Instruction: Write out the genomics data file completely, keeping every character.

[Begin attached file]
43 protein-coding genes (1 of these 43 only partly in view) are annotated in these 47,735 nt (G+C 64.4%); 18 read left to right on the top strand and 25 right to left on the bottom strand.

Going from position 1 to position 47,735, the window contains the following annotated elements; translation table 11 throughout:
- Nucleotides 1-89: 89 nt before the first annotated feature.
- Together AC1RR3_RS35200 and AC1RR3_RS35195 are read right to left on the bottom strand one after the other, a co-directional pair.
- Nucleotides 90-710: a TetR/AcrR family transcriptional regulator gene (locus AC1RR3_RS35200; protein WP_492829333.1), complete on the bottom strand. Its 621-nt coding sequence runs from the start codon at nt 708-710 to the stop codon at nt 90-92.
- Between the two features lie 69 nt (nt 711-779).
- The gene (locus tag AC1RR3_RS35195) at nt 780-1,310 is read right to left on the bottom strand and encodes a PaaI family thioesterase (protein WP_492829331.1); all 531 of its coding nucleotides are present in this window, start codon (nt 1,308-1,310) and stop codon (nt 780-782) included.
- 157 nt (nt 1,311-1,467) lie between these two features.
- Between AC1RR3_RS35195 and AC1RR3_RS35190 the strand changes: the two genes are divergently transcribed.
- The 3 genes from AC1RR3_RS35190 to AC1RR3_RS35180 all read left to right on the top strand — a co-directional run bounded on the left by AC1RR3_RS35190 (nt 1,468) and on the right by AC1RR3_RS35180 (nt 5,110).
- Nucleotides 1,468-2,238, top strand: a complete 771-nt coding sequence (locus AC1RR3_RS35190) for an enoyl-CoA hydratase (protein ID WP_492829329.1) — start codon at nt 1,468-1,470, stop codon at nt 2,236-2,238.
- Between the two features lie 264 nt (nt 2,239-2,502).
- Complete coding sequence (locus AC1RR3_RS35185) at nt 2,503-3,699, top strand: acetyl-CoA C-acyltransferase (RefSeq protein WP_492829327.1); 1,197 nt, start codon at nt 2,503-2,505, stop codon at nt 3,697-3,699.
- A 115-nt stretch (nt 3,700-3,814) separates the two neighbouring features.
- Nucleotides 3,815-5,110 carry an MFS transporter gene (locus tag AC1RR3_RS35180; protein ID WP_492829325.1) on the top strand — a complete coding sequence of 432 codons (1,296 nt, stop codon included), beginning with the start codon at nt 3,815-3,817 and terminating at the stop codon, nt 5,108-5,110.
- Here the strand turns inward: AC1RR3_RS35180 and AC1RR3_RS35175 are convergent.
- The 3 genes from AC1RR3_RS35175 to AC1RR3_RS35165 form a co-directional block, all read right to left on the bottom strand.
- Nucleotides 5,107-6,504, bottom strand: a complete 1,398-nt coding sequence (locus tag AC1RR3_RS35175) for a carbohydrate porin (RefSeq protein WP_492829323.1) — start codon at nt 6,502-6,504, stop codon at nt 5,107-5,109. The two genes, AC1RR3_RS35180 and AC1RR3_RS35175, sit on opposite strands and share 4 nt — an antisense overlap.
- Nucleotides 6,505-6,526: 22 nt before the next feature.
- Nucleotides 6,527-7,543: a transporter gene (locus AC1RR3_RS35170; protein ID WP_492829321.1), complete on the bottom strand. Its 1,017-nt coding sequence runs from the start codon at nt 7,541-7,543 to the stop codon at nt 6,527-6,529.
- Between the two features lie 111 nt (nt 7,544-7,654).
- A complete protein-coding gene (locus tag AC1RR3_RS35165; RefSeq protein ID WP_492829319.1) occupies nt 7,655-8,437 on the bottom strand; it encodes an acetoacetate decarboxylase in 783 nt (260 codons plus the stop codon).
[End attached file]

43 protein-coding genes (1 of these 43 only partly in view) are annotated in these 47,735 nt (G+C 64.4%); 18 read left to right on the top strand and 25 right to left on the bottom strand.

Going from position 1 to position 47,735, the window contains the following annotated elements; translation table 11 throughout:
- Nucleotides 1-89: 89 nt before the first annotated feature.
- Together AC1RR3_RS35200 and AC1RR3_RS35195 are read right to left on the bottom strand one after the other, a co-directional pair.
- Nucleotides 90-710: a TetR/AcrR family transcriptional regulator gene (locus AC1RR3_RS35200; protein WP_492829333.1), complete on the bottom strand. Its 621-nt coding sequence runs from the start codon at nt 708-710 to the stop codon at nt 90-92.
- Between the two features lie 69 nt (nt 711-779).
- The gene (locus tag AC1RR3_RS35195) at nt 780-1,310 is read right to left on the bottom strand and encodes a PaaI family thioesterase (protein WP_492829331.1); all 531 of its coding nucleotides are present in this window, start codon (nt 1,308-1,310) and stop codon (nt 780-782) included.
- 157 nt (nt 1,311-1,467) lie between these two features.
- Between AC1RR3_RS35195 and AC1RR3_RS35190 the strand changes: the two genes are divergently transcribed.
- The 3 genes from AC1RR3_RS35190 to AC1RR3_RS35180 all read left to right on the top strand — a co-directional run bounded on the left by AC1RR3_RS35190 (nt 1,468) and on the right by AC1RR3_RS35180 (nt 5,110).
- Nucleotides 1,468-2,238, top strand: a complete 771-nt coding sequence (locus AC1RR3_RS35190) for an enoyl-CoA hydratase (protein ID WP_492829329.1) — start codon at nt 1,468-1,470, stop codon at nt 2,236-2,238.
- Between the two features lie 264 nt (nt 2,239-2,502).
- Complete coding sequence (locus AC1RR3_RS35185) at nt 2,503-3,699, top strand: acetyl-CoA C-acyltransferase (RefSeq protein WP_492829327.1); 1,197 nt, start codon at nt 2,503-2,505, stop codon at nt 3,697-3,699.
- A 115-nt stretch (nt 3,700-3,814) separates the two neighbouring features.
- Nucleotides 3,815-5,110 carry an MFS transporter gene (locus tag AC1RR3_RS35180; protein ID WP_492829325.1) on the top strand — a complete coding sequence of 432 codons (1,296 nt, stop codon included), beginning with the start codon at nt 3,815-3,817 and terminating at the stop codon, nt 5,108-5,110.
- Here the strand turns inward: AC1RR3_RS35180 and AC1RR3_RS35175 are convergent.
- The 3 genes from AC1RR3_RS35175 to AC1RR3_RS35165 form a co-directional block, all read right to left on the bottom strand.
- Nucleotides 5,107-6,504, bottom strand: a complete 1,398-nt coding sequence (locus tag AC1RR3_RS35175) for a carbohydrate porin (RefSeq protein WP_492829323.1) — start codon at nt 6,502-6,504, stop codon at nt 5,107-5,109. The two genes, AC1RR3_RS35180 and AC1RR3_RS35175, sit on opposite strands and share 4 nt — an antisense overlap.
- Nucleotides 6,505-6,526: 22 nt before the next feature.
- Nucleotides 6,527-7,543: a transporter gene (locus AC1RR3_RS35170; protein ID WP_492829321.1), complete on the bottom strand. Its 1,017-nt coding sequence runs from the start codon at nt 7,541-7,543 to the stop codon at nt 6,527-6,529.
- Between the two features lie 111 nt (nt 7,544-7,654).
- A complete protein-coding gene (locus tag AC1RR3_RS35165; RefSeq protein ID WP_492829319.1) occupies nt 7,655-8,437 on the bottom strand; it encodes an acetoacetate decarboxylase in 783 nt (260 codons plus the stop codon).